2ב׳
1 א

בַּהֶרֶת עַזָּה נִרְאֵית בַּגֶּרְמָנִי כֵּהָה, וְהַכֵּהָה בַכּוּשִׁי עַזָּה. רַבִּי יִשְׁמָעֵאל אוֹמֵר, בְּנֵי יִשְׂרָאֵל, אֲנִי כַפָּרָתָן, הֲרֵי הֵן כְּאֶשְׁכְּרוֹעַ, לֹא שְׁחוֹרִים וְלֹא לְבָנִים, אֶלָּא בֵינוֹנִיִּים. רַבִּי עֲקִיבָא אוֹמֵר, יֵשׁ לַצַּיָּרִים סַמְמָנִין שֶׁהֵן צָרִין צוּרוֹת שְׁחוֹרוֹת, לְבָנוֹת וּבֵינוֹנִיּוֹת. מֵבִיא סַם בֵּינוֹנִי וּמַקִּיפוֹ מִבַּחוּץ, וְתֵרָאֶה בַבֵּינוֹנִי. רַבִּי יְהוּדָה אוֹמֵר, מַרְאוֹת נְגָעִים לְהָקֵל אֲבָל לֹא לְהַחְמִיר, יֵרָאֶה הַגֶּרְמָנִי בִּבְשָׂרוֹ לְהָקֵל, וְהַכּוּשִׁי בַּבֵּינוֹנִי לְהָקֵל. וַחֲכָמִים אוֹמְרִים, זֶה וָזֶה בַּבֵּינוֹנִי:

The bright spot in a German appears as dull white, and the dull white spot in an Ethiopian appears as bright white. Rabbi Ishmael says: the children of Israel (may I be atonement for them!) are like boxwood, neither black nor white but of an intermediate shade. Rabbi Akiva says: painters have materials with which they portray figures in black, in white, and in an intermediate shade; let, therefore a paint of an intermediate shade be brought and applied around the outside of the nega, and it will then appear as on skin of intermediate shade. Rabbi Judah says: in determining the colors of negaim the law is to be lenient and not stringent; let,therefore, the negaim of the German be inspected on the color of his own body so that the law is lenient, and let that of the Ethiopian be inspected as if it were on the intermediate shade so that the law is also lenient. The sages say: both are to be treated as if the nega was on the intermediate shade.

2 ב

אֵין רוֹאִים הַנְּגָעִים בַּשַּׁחֲרִית וּבֵין הָעַרְבַּיִם, וְלֹא בְתוֹךְ הַבַּיִת, וְלֹא בַיּוֹם הַמְעֻנָּן, לְפִי שֶׁהַכֵּהָה נִרְאֵית עַזָּה. וְלֹא בַצָּהֳרַיִם, לְפִי שֶׁעַזָּה נִרְאֵית כֵּהָה. אֵימָתַי רוֹאִין. בְּשָׁלשׁ, בְּאַרְבַּע, וּבְחָמֵשׁ, וּבְשֶׁבַע, וּבִשְׁמֹנֶה, וּבְתֵשַׁע, דִּבְרֵי רַבִּי מֵאִיר. רַבִּי יְהוּדָה אוֹמֵר, בְּאַרְבַּע, בְּחָמֵשׁ, בִּשְׁמֹנֶה, וּבְתֵשַׁע:

Negaim may not be inspected in the early morning or in the evening, nor in a house, nor on a cloudy day, because then the dull white appears like bright white; nor may they be inspected at noon, because then the bright white appears like dull white. When are they to be inspected? During the third, fourth, fifth, eighth or ninth hour, the words of Rabbi Meir. Rabbi Judah ruled: during the fourth, fifth, eighth or ninth hour.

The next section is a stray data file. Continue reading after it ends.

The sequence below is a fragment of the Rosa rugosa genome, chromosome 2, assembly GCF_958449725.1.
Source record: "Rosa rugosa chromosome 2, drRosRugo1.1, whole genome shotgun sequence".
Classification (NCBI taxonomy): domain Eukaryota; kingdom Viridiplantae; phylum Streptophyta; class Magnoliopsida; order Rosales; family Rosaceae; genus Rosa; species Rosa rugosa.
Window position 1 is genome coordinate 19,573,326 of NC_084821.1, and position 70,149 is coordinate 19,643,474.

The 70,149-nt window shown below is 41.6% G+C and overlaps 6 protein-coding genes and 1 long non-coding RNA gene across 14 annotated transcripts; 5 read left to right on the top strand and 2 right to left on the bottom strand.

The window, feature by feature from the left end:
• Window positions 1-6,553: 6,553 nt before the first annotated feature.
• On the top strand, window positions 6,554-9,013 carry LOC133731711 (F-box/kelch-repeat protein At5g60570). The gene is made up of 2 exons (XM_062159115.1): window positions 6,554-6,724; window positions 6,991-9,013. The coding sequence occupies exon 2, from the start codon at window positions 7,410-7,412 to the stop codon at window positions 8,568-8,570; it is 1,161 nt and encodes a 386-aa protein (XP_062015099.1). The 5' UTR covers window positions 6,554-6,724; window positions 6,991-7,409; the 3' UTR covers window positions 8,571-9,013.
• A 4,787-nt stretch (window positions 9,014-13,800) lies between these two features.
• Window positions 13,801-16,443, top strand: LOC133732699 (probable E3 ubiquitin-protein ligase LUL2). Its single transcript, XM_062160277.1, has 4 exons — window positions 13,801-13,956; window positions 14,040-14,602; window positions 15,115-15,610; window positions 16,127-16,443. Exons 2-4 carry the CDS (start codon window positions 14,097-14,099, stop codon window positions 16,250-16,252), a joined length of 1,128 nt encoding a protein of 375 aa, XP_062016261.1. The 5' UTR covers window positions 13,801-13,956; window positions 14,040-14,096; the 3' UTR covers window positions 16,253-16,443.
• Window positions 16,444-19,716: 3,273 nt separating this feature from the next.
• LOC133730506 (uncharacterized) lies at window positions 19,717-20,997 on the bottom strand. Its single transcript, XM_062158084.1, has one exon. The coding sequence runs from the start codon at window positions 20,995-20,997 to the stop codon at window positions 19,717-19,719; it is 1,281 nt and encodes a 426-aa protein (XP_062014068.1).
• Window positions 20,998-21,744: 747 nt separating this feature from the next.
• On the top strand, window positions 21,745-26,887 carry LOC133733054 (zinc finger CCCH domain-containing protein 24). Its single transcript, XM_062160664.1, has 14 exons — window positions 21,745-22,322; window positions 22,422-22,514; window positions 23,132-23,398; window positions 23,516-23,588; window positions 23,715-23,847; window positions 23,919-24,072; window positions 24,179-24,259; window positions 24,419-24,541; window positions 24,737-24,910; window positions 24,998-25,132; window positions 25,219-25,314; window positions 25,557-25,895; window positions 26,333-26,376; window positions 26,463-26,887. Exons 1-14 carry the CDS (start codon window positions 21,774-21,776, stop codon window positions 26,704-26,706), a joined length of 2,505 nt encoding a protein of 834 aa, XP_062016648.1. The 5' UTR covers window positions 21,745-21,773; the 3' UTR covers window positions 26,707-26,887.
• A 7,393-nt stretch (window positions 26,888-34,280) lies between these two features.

3 ג

כֹּהֵן הַסּוּמָא בְאַחַת מֵעֵינָיו, אוֹ שֶׁכָּהָה מְאוֹר עֵינָיו, לֹא יִרְאֶה אֶת הַנְּגָעִים, שֶׁנֶּאֱמַר (ויקרא יג), לְכָל מַרְאֵה עֵינֵי הַכֹּהֵן. בַּיִת הָאָפֵל, אֵין פּוֹתְחִין בּוֹ חַלּוֹנוֹת לִרְאוֹת אֶת נִגְעוֹ:

A priest who is blind in one eye or the light of whose eyes is dim should not inspect negaim; for it says, "Wherever the priest's eyes can see" (Leviticus 13:12). In a dark house one may not open up windows in order to inspect his nega.

4 ד

כֵּיצַד רְאִיַּת הַנֶּגַע. הָאִישׁ נִרְאֶה כְעוֹדֵר, וּכְמוֹסֵק זֵיתִים. הָאִשָּׁה כְּעוֹרֶכֶת וּכְמֵנִיקָה אֶת בְּנָהּ, כְּאוֹרֶגֶת בְּעוֹמְדִין לַשֶּׁחִי לַיָּד הַיְמָנִית. רַבִּי יְהוּדָה אוֹמֵר, אַף כְּטוֹוָה בְפִשְׁתָּן לַשְּׂמָאלִית. כְּשֵׁם שֶׁנִּרְאֶה לְנִגְעוֹ, כָּךְ הוּא נִרְאֶה לְתִגְלַחְתּוֹ:

What is [the posture] of examining negaim?A man is inspected in the posture of one that hoes or one that gathers olives. And a woman [is inspected in the posture] of one who is arranging dough and one who nurses her child, and one that weaves at an upright loom if the nega was in the right armpit. Rabbi Judah says: also in the posture of one that spins flax if it was within the left armpit. Just as [is the posture] for examining for the nega, so too [is the posture] for shaving hair.

5 ה

כָּל הַנְּגָעִים אָדָם רוֹאֶה, חוּץ מִנִּגְעֵי עַצְמוֹ. רַבִּי מֵאִיר אוֹמֵר, אַף לֹא נִגְעֵי קְרוֹבָיו. כָּל הַנְּדָרִים אָדָם מַתִּיר, חוּץ מִנִּדְרֵי עַצְמוֹ. רַבִּי יְהוּדָה אוֹמֵר, אַף לֹא נִדְרֵי אִשְׁתּוֹ שֶׁבֵּינָהּ לְבֵין אֲחֵרִים. כָּל הַבְּכוֹרוֹת אָדָם רוֹאֶה, חוּץ מִבְּכוֹרוֹת עַצְמוֹ:

All negaim may be examined by a person, except his own. Rabbi Meir ruled: not even the negaim of his relatives. All vows may be released by a person, except his own. Rabbi Judah says: not even those vows of his wife that affect relationships between her and others. All firstlings may be examined by a person, except his own firstlings.